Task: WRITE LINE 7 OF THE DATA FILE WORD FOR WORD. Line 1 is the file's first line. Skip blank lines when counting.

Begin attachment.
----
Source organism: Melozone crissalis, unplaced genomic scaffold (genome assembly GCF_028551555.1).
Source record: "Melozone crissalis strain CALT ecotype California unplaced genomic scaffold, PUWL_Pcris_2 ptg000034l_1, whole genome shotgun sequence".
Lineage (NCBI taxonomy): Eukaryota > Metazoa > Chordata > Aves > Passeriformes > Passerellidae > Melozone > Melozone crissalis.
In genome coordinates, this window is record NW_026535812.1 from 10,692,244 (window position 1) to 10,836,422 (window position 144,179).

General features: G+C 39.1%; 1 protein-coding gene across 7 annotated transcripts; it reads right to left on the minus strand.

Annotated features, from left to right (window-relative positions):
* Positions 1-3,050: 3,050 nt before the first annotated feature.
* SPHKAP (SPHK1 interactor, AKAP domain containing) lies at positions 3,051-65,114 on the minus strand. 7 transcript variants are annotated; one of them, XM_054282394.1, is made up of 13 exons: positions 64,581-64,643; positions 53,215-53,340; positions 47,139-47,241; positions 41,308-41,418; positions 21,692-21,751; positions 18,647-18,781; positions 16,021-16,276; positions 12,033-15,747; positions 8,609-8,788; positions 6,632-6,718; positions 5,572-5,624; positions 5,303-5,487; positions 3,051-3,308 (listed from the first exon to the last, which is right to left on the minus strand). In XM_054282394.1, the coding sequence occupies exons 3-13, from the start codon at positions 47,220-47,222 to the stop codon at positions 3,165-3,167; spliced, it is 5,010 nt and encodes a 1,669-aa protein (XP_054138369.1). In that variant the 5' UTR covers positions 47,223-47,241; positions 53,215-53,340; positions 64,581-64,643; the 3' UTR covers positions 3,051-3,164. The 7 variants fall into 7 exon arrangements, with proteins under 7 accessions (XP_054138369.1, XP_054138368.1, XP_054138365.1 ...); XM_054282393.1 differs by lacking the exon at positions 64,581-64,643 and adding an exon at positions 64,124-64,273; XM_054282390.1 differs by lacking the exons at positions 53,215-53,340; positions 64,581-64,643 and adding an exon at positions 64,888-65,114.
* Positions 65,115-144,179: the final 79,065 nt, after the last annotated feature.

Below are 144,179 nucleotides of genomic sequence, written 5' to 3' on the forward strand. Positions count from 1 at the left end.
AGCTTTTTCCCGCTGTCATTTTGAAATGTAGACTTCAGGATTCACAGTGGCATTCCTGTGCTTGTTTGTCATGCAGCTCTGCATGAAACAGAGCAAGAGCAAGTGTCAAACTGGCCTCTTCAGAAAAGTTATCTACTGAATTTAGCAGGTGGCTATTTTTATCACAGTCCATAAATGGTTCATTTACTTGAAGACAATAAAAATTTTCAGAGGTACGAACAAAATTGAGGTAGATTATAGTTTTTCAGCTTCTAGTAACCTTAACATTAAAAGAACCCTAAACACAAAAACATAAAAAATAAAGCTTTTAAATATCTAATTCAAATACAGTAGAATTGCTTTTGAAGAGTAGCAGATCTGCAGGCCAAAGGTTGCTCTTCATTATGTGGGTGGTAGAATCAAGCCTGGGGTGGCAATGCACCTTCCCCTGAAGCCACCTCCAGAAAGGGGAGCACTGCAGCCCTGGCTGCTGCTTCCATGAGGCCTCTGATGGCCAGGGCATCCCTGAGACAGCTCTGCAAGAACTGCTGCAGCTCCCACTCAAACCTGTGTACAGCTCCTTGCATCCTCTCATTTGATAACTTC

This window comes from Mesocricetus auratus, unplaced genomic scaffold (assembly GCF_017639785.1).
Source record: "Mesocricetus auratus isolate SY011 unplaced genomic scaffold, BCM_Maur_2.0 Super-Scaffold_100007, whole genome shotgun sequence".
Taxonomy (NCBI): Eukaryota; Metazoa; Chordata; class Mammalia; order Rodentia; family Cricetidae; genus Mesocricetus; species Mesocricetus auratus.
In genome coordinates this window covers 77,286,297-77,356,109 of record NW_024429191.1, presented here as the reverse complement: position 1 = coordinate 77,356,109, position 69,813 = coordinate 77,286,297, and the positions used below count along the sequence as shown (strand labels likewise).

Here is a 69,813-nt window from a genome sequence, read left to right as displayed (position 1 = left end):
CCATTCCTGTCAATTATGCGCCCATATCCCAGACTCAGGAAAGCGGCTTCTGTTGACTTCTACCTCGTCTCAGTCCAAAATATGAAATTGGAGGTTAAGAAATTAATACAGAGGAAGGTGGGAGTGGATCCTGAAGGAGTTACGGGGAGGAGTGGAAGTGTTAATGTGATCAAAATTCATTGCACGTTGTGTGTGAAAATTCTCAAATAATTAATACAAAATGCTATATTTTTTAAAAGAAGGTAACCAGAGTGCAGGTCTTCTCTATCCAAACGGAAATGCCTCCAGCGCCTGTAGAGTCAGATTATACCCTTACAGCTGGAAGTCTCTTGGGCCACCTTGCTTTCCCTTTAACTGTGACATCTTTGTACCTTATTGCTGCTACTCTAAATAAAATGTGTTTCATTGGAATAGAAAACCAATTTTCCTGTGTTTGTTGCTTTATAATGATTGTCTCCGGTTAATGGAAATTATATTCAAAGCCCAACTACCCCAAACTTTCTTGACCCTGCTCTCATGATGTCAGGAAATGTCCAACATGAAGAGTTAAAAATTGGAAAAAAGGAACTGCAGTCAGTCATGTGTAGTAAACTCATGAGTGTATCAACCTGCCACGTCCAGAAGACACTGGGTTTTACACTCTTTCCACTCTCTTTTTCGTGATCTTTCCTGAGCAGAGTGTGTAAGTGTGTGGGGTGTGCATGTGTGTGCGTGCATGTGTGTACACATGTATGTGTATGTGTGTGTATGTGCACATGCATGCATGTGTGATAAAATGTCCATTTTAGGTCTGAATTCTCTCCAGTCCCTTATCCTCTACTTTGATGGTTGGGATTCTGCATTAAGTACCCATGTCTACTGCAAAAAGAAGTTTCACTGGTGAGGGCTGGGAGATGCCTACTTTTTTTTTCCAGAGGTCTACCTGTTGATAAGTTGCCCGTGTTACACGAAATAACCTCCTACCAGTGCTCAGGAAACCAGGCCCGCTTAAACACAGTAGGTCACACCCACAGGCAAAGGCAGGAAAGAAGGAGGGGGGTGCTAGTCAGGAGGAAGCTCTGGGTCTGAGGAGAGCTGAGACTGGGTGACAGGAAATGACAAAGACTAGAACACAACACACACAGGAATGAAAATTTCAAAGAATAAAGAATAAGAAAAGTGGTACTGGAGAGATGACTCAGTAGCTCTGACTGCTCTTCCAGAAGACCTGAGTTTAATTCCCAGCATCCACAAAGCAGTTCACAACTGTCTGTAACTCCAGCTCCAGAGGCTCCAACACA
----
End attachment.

* Positions 1-3,050: 3,050 nt before the first annotated feature.